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Logistic Map equation: A Simple Equation with Enigmatic Implications 

 June 22, 2021

By  Soumya Shaw

Introduction

It's been centuries now since humans have walked through the path of Intelligence to know the intricacies of numbers, delved deeper into reasoning, and found pivotal paradigms that have set the course of evolution. The inquisitiveness of the human mind has fueled this long journey of technological advancements, and we continue to do the same unfurling even more complex mysteries of nature. Mathematics and Physics have been at the forefront, spearheading the improvements. Knowing it all, it is true that if you don't find Mathematics beautiful, it is because you haven't explored it enough. It is pretty fascinating to even think of how the universe works with a few well-defined equations and transcends into something so grand and elegant. This blog discusses a similar sleek yet straightforward case study of an equation that proved to comply in unexpected ways.

The Equation

x_{n+1} = r\,x_n (1-x_n)

An absurd title, right? If an equation is simple, how can it produce complex outcomes? Well, let me take this opportunity to break this stereotype of Mathematics! Have a good look at the equation and note how it has no Trigonometric term, no differential operator, and not at all involve any complex Math like the Schrodinger equation. You might have heard about the famous Butterfly effect as well, and let me unfurl a hint about it as well - this equation is capable of eliciting the phenomenon of the mentioned effect. So, from where in the equation does the complexity come, exactly? Worry not; we will get all the answers ourselves once we dive deep into the equation.

Relationship of Logistic Map Equation without 'r'

Relationship of Logistic Map Equation without 'r'

The logistic map equation represents a discrete relationship between the current value x_n and its future value x_{n+1}. The reader might have a propensity to believe that the x_n(1-x_n) term may be the real culprit rendering the complexity. However, combining the regeneration rate r  and connecting the future term with the current term actually generates the platform for the complexity. Without them, the resultant graph would be just like the Figure shown. The whole progression depends on the initial population and the regeneration rate r. Let us run a code and visualize how these two parameters affect the progression intuitively.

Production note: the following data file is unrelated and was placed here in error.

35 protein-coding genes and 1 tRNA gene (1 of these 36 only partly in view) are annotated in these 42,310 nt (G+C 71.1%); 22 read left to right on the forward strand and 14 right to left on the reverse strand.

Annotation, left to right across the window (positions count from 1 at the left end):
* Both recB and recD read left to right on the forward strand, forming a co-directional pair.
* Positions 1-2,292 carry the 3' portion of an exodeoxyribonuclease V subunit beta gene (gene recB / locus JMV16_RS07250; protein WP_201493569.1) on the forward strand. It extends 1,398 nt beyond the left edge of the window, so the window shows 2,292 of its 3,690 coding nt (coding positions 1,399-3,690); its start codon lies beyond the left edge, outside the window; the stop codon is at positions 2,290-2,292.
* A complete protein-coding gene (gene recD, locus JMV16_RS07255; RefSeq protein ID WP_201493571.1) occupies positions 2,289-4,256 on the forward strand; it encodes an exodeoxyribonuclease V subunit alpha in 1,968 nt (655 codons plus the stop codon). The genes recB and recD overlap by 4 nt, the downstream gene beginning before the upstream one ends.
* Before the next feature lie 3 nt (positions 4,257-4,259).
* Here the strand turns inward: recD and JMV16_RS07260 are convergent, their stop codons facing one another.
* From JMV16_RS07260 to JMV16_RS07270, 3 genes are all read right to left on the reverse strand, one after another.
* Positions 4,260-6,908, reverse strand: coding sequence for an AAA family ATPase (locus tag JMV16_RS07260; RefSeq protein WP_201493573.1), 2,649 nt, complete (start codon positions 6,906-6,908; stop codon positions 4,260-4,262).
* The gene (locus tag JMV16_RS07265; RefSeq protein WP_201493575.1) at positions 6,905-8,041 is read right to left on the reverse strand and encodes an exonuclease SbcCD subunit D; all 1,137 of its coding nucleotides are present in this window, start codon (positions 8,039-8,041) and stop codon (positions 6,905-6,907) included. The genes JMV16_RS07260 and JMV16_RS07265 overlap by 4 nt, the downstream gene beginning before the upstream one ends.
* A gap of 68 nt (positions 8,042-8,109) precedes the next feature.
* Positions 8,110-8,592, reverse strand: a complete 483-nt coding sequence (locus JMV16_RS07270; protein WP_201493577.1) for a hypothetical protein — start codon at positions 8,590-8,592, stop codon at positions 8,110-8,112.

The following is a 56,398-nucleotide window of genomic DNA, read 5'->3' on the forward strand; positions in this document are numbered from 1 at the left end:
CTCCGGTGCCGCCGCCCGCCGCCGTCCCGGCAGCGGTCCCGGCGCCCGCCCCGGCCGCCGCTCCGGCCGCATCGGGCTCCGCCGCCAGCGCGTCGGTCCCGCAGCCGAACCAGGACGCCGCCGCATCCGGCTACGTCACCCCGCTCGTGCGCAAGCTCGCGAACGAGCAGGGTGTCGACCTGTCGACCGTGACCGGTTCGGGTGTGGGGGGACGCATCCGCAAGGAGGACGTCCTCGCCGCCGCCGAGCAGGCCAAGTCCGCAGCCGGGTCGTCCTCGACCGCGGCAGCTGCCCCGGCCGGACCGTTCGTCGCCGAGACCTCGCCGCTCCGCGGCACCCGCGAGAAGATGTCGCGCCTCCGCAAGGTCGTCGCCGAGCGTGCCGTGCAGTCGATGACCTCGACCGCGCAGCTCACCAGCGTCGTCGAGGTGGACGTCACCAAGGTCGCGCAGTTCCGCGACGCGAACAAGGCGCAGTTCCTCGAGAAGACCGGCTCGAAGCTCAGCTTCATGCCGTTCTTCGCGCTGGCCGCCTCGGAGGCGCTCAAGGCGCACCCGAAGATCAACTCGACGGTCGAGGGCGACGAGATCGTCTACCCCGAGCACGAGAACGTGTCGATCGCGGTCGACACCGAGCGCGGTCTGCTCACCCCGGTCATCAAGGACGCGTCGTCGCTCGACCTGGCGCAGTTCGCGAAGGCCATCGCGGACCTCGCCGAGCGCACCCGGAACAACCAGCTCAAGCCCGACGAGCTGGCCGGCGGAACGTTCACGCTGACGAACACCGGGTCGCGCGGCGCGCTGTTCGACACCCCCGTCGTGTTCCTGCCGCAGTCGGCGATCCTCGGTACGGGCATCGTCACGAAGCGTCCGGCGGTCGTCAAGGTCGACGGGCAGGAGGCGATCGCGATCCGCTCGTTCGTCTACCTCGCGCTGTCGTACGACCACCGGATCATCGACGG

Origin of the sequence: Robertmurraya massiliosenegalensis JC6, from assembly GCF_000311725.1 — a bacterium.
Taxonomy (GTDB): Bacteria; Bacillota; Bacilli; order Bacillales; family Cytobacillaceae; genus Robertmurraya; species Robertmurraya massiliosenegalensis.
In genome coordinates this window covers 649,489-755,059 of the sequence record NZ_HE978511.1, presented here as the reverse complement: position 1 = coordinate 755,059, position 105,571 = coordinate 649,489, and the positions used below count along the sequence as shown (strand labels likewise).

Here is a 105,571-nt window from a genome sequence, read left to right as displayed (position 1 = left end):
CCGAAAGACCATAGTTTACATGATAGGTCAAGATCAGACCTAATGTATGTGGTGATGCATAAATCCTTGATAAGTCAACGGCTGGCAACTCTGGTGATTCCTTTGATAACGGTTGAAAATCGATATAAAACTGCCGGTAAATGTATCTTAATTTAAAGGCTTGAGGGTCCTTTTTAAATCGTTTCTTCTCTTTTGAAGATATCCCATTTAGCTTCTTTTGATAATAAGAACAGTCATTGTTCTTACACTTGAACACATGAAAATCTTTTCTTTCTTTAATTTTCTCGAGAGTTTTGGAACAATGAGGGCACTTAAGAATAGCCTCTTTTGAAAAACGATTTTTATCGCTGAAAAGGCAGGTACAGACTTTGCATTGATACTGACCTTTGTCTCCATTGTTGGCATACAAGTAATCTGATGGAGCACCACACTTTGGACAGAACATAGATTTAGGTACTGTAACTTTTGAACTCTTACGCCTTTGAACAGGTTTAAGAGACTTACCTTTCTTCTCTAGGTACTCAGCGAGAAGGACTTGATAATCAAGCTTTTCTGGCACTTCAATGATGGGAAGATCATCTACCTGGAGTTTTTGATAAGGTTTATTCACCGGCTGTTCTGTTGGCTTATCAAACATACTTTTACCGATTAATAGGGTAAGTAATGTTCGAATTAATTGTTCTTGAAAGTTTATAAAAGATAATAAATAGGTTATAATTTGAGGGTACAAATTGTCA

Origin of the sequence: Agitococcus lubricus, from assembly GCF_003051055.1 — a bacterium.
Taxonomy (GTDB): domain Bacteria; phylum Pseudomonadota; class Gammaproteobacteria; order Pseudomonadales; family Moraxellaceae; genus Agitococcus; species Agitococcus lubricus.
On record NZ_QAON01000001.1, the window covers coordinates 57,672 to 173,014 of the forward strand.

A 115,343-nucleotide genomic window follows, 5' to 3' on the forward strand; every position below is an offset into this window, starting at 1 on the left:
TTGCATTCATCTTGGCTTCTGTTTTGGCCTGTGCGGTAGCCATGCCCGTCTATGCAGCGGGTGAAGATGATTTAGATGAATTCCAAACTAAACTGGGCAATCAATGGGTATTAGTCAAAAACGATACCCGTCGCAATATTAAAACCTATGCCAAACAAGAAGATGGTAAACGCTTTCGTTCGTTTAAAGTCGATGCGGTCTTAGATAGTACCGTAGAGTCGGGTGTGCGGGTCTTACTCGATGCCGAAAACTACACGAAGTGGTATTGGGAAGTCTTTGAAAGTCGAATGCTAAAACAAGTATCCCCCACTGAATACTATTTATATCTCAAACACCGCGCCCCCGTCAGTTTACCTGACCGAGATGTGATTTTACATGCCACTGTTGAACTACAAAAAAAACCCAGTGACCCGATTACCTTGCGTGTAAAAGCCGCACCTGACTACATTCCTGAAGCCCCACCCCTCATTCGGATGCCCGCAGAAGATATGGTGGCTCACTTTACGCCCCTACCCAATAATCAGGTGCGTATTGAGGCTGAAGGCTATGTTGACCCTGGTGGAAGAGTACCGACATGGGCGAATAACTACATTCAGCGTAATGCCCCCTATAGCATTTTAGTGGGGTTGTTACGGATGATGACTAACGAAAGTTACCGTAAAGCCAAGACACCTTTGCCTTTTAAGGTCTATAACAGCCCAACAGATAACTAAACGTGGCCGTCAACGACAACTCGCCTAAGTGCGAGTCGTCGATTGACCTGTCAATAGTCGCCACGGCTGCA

Dependence of series on x_0

Dependence of series on  x_0

As clearly evident from the output graphs, the overall pattern is unaffected by the change in the initial value x_0. Instead, it just wavers the plot for the first few generations in the y-axis before converging to the same value for a given value of r.

Dependence of series on r

Dependence of series on r

On the other hand, varying the r engenders the actual pattern of contemplation. At lower values of r, the system converges to a value after few generations. We will see a different way to visualize that shortly. Still, the central eureka moment lies when the graph doesn't show convergence for values of r higher than 2, still showing a periodic pattern. At r=4, the plot gets devoid of any such apparent periodicity. It looks like a random sequence fluctuating without any pattern being followed. In the mathematical domain, we term the system to be chaotic.